Overall, Peter John Chen’s findings are that the use of epolitics continues to be rather disappointing, with a ‘strong cognitive dissonance between the promise (or expectation) and the reality of online media’s political edge’. In this new world of communication, which is a potential vehicle for improved democracy, the political elites still don’t ‘get it’. Political parties’ use of epolitics in 2008 was mostly unimpressive according to Chen, especially due the sameness of the parties’ websites:
most of the campaign websites exhibited a degree of sameness in terms of general layout, tending to focus on material that appeared in the browser window when the front page of the site is first viewed. The sites also clearly delineated elements of the site’s content with boarders and coloured sections, and had the leader’s (or leaders’) photograph(s) prominently displayed.
In terms of this web blanch mange, the partial exceptions were the websites of the Māori Party (which ‘used a blog as the basis for its website’) and Green Party (which used a good ‘splash page’, kept everything on the screen above ‘the fold’, and experimented with user-generated content). But overall, the elites that do ‘get it’ most seem to be National and the Greens, who apparently performed best online.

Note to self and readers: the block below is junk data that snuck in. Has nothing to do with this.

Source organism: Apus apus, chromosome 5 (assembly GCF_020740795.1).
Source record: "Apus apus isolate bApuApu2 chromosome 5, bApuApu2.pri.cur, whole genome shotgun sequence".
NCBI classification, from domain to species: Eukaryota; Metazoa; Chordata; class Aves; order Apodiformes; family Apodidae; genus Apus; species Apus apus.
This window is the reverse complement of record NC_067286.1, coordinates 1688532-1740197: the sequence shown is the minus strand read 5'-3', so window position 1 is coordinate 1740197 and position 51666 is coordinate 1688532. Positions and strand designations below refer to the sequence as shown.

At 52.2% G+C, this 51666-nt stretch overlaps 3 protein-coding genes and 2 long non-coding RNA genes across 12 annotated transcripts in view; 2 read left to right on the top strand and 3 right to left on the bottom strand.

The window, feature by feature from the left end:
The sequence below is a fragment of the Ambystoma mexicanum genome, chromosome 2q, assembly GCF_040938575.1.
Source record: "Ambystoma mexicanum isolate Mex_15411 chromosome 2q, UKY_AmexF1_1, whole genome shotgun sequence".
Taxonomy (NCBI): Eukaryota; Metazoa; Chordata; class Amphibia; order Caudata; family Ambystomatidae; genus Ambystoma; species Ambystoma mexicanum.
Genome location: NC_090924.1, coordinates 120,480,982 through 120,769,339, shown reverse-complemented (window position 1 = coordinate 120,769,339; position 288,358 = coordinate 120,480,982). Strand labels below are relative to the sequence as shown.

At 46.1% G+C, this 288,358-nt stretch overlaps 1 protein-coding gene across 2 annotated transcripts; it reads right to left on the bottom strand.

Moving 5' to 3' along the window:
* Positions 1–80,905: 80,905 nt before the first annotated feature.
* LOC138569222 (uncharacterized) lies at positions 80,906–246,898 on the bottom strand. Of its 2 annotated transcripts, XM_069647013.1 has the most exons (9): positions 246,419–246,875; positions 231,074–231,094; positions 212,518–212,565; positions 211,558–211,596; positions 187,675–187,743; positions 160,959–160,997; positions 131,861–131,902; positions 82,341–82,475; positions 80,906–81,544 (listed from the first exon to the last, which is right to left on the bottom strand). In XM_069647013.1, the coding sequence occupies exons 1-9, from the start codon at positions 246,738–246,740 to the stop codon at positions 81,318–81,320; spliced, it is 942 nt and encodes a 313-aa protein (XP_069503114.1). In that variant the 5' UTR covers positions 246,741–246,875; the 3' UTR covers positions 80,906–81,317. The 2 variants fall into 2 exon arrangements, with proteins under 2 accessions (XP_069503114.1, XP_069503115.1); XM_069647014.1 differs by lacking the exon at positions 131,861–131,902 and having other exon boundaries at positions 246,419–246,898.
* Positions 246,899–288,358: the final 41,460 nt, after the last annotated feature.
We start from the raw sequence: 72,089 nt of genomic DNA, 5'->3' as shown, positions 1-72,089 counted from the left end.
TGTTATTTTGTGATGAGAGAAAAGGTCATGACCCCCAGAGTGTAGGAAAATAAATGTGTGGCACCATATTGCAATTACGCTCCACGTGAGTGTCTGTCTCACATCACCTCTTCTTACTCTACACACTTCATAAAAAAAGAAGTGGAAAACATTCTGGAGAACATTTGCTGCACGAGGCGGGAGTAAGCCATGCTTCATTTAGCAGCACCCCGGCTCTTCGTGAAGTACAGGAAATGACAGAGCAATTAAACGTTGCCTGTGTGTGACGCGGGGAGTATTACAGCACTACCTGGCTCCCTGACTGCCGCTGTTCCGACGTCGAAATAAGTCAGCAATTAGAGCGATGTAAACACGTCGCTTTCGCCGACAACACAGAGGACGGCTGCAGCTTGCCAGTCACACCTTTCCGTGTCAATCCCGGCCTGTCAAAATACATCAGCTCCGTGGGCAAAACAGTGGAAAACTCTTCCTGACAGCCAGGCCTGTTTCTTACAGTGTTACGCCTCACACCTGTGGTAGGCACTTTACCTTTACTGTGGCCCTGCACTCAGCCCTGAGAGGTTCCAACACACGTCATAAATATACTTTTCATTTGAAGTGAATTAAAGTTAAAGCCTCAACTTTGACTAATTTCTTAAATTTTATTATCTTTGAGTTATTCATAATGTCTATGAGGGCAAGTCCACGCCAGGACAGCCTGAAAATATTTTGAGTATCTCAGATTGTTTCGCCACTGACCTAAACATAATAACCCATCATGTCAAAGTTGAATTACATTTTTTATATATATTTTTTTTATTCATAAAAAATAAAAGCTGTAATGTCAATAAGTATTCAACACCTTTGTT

National Party epolitics success
In examining the use of online media Chen identifies ‘a clear performance gap’ between Labour and National:
in terms of the main campaign websites, the way the leaders employed social networking services, and the use of online video by the parties, the overall use of online media by the National Party was superior to that of Labour. National presented a clean, crisp online presence, as a result of a decision by senior party managers to focus on the development of a strong online presence that built upon activities in the 2005 election.
Chen is particularly complimentary about National’s main website’s modern design, its functionality, and general online literacy. He says that its incorporation of video reflecting the party’s theme of newness.